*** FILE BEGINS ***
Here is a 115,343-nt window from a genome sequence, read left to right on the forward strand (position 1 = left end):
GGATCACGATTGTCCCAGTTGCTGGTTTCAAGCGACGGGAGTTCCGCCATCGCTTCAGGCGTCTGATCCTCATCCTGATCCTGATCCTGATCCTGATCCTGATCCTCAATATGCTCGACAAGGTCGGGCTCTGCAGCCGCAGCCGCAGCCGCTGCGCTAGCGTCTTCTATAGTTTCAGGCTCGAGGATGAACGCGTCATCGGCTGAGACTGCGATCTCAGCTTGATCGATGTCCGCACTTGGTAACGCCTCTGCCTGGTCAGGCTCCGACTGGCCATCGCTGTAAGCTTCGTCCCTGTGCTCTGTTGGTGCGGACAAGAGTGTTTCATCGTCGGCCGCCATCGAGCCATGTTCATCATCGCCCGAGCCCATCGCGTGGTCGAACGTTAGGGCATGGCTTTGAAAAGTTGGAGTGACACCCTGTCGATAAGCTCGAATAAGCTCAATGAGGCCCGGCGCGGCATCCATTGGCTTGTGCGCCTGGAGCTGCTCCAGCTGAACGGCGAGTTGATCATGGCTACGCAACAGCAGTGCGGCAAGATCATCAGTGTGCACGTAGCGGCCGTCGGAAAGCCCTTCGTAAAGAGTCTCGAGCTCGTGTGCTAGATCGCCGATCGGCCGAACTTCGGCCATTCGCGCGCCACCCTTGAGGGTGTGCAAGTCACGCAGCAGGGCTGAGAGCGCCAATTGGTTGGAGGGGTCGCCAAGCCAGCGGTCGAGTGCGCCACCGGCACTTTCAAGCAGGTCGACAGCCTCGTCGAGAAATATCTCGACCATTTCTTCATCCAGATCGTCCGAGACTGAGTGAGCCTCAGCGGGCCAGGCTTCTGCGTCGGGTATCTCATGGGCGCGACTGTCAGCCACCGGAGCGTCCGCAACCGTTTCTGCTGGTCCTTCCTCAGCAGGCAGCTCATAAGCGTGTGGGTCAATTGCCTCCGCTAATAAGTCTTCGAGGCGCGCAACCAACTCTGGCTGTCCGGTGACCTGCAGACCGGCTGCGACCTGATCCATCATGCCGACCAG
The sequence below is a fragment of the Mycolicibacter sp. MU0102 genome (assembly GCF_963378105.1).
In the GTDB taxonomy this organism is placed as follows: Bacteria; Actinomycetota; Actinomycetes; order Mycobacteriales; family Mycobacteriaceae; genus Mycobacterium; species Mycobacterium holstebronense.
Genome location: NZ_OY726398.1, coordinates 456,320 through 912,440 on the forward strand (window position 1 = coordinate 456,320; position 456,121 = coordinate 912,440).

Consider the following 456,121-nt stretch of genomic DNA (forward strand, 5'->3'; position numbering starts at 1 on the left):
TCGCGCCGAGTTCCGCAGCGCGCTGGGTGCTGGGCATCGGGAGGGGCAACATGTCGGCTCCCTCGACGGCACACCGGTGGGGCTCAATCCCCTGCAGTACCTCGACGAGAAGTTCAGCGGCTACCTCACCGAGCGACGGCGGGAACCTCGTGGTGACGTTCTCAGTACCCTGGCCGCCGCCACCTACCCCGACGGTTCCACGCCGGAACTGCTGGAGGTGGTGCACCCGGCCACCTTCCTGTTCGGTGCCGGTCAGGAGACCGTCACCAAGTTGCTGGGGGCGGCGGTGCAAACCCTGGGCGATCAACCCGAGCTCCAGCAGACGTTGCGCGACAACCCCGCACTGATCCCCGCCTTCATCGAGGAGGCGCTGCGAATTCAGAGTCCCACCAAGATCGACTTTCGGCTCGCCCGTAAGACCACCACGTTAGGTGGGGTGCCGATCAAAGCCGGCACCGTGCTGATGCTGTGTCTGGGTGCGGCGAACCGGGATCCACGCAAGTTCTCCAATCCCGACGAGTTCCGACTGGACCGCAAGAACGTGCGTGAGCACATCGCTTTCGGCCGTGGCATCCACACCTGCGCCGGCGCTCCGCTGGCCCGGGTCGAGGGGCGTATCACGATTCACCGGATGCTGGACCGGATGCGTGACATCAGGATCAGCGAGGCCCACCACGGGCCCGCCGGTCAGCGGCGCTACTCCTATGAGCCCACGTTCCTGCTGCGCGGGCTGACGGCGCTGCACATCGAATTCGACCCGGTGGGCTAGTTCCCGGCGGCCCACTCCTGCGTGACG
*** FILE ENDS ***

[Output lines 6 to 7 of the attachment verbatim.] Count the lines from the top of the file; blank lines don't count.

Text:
Consider the following 456,121-nt stretch of genomic DNA (forward strand, 5'->3'; position numbering starts at 1 on the left):
TCGCGCCGAGTTCCGCAGCGCGCTGGGTGCTGGGCATCGGGAGGGGCAACATGTCGGCTCCCTCGACGGCACACCGGTGGGGCTCAATCCCCTGCAGTACCTCGACGAGAAGTTCAGCGGCTACCTCACCGAGCGACGGCGGGAACCTCGTGGTGACGTTCTCAGTACCCTGGCCGCCGCCACCTACCCCGACGGTTCCACGCCGGAACTGCTGGAGGTGGTGCACCCGGCCACCTTCCTGTTCGGTGCCGGTCAGGAGACCGTCACCAAGTTGCTGGGGGCGGCGGTGCAAACCCTGGGCGATCAACCCGAGCTCCAGCAGACGTTGCGCGACAACCCCGCACTGATCCCCGCCTTCATCGAGGAGGCGCTGCGAATTCAGAGTCCCACCAAGATCGACTTTCGGCTCGCCCGTAAGACCACCACGTTAGGTGGGGTGCCGATCAAAGCCGGCACCGTGCTGATGCTGTGTCTGGGTGCGGCGAACCGGGATCCACGCAAGTTCTCCAATCCCGACGAGTTCCGACTGGACCGCAAGAACGTGCGTGAGCACATCGCTTTCGGCCGTGGCATCCACACCTGCGCCGGCGCTCCGCTGGCCCGGGTCGAGGGGCGTATCACGATTCACCGGATGCTGGACCGGATGCGTGACATCAGGATCAGCGAGGCCCACCACGGGCCCGCCGGTCAGCGGCGCTACTCCTATGAGCCCACGTTCCTGCTGCGCGGGCTGACGGCGCTGCACATCGAATTCGACCCGGTGGGCTAGTTCCCGGCGGCCCACTCCTGCGTGACG